Walking in Glen Tilt

The first few miles up Glen Tilt, in Highland Perthshire, are a delightful mixture of scenery ranging from woodland to open glen and hillsides. On our recent break in Scotland, we walked the first few miles, from Blair Atholl to Marble Lodge.

This is, of course, just a tiny proportion of this mighty glen, which cuts through high mountains all the way from Blair Atholl to Deeside. I have never walked it all, but commend the first few miles, especially if you can find a fine day.

Glen Tilt was the site of a long drawn-out Victorian access battle, both in the Scottish courts and physically, when the 6th Duke of Atholl tried to eject a party of wandering botanists. An earlier duke evicted a large number of residents from Glen Tilt, to make way for sheep grazing and deer stalking. You can see the ruins of some of their homes on this ramble.  Now the Atholl Estate is more welcoming to walkers in this area. The walks booklet published by the Estate suggests routes into the glen.

Following first the west bank of the Tilt, we walked up through woodland, then out into the open glen. Narrow un-eroded paths took us through sheep country all the way to Gow’s Bridge, where we crossed the Tilt back to Marble Lodge, which is now rented out as a very lonely tourist cottage.

The once-disputed Glen Tilt track runs back along and then above the eastern banks of the surging river – a good grassy path, contouring with little ascent or descent, offering fine views back for many miles into the glen and its surrounding mountains.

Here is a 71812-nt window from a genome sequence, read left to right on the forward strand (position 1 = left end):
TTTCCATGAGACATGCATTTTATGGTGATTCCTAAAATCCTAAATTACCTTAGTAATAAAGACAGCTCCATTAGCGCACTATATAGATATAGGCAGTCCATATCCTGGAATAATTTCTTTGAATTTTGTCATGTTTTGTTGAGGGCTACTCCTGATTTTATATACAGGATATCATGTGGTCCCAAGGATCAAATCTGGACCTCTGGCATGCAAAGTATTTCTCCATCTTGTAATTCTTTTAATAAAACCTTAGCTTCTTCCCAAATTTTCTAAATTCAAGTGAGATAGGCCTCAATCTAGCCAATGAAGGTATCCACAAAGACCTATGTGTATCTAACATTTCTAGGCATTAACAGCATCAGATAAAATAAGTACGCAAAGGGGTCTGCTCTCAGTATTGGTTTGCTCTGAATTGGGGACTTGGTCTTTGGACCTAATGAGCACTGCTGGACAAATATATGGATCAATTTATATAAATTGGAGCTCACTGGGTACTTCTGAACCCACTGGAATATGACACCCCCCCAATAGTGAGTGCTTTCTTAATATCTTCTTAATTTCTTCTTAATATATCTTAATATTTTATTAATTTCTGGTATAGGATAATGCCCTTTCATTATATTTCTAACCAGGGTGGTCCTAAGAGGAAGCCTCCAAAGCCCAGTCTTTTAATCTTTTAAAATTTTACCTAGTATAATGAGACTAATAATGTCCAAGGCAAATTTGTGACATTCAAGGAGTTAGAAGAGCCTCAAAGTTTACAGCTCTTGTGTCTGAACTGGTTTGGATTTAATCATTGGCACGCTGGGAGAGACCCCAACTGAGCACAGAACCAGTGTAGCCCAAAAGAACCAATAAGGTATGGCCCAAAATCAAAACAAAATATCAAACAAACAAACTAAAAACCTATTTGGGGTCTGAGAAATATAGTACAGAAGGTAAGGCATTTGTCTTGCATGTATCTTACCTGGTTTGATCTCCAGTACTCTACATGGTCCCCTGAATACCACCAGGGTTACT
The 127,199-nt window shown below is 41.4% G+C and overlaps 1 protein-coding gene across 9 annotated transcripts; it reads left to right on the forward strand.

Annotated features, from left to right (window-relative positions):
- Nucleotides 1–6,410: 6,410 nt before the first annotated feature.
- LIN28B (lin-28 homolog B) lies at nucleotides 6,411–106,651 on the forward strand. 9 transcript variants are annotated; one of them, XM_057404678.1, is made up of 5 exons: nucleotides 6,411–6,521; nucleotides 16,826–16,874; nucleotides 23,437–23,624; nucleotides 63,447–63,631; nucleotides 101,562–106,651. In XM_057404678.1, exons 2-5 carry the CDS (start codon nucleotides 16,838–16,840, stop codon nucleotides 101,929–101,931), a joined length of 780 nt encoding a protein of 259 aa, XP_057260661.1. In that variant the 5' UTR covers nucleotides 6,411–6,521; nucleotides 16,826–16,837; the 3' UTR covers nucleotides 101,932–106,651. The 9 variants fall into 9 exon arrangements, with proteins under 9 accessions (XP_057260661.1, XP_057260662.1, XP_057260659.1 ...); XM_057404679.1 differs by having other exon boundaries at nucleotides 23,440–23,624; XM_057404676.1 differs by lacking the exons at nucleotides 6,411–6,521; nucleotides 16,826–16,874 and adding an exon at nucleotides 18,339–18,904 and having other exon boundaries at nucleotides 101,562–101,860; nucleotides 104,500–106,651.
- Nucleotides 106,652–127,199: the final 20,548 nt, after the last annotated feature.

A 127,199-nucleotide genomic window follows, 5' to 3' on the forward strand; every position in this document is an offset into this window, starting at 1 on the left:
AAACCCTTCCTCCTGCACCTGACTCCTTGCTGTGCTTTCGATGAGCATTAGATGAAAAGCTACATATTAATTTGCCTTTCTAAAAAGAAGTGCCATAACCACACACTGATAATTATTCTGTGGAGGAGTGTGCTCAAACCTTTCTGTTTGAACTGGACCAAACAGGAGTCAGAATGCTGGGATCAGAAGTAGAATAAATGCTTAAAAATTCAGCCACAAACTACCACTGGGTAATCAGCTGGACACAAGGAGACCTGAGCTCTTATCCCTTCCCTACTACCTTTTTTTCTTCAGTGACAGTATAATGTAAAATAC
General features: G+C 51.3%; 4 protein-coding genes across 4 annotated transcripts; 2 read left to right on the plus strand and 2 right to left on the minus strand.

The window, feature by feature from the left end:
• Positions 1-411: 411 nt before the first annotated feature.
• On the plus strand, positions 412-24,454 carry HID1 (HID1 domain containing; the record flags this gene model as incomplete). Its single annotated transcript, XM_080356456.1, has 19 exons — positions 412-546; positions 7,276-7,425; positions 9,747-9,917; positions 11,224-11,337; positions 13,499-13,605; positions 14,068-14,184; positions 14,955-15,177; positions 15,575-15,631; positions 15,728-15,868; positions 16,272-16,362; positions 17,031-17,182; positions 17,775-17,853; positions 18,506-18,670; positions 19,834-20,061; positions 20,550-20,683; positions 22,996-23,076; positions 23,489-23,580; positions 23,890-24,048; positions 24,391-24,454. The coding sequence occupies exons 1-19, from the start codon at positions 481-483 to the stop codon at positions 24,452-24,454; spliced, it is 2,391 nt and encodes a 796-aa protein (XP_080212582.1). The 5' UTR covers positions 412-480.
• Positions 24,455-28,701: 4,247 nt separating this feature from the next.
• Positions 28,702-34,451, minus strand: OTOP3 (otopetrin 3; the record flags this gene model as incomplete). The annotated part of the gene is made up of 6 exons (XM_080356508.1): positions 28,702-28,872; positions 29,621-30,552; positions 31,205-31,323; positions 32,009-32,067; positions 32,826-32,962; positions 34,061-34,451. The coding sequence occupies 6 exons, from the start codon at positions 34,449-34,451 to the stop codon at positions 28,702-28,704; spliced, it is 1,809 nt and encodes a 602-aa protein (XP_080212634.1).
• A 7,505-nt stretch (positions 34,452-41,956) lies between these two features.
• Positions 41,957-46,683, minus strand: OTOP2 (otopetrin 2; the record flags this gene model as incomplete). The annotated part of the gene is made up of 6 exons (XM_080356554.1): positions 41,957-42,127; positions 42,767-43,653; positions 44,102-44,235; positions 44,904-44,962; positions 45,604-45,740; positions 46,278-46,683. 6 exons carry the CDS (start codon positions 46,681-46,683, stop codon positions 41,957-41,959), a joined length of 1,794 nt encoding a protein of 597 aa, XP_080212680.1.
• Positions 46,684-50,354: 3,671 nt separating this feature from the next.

We saw no deer or eagles, though I understand both can be seen higher up the glen, but there was a good show of heather and harebells, and a fine stand of beeches by Gilbert’s Bridge.

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2 thoughts on “Walking in Glen Tilt

  1. I honestly think Glen Tilt is probably the most spectacular Glen in Scotland – I always call it Scotland’s Rift Valley. I’m hoping to go right through to White Bridge and Linn O’ Dee when I’ve finished ploutering around on these last ‘tops’.
    Carol.

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  2. We’ve only ever gone up as far as Forest Lodge, though we’ve done a number of variations at the Blair end. We very much hope to do the whole thing sometime next year. Interesting that in Victorian times the duke of Atholl tried to stop people using it and it became a bit of an access cause celebre. I wrote an account of the battles in my The Compleat Trespasser. Happily the estate is now much more pro access., John

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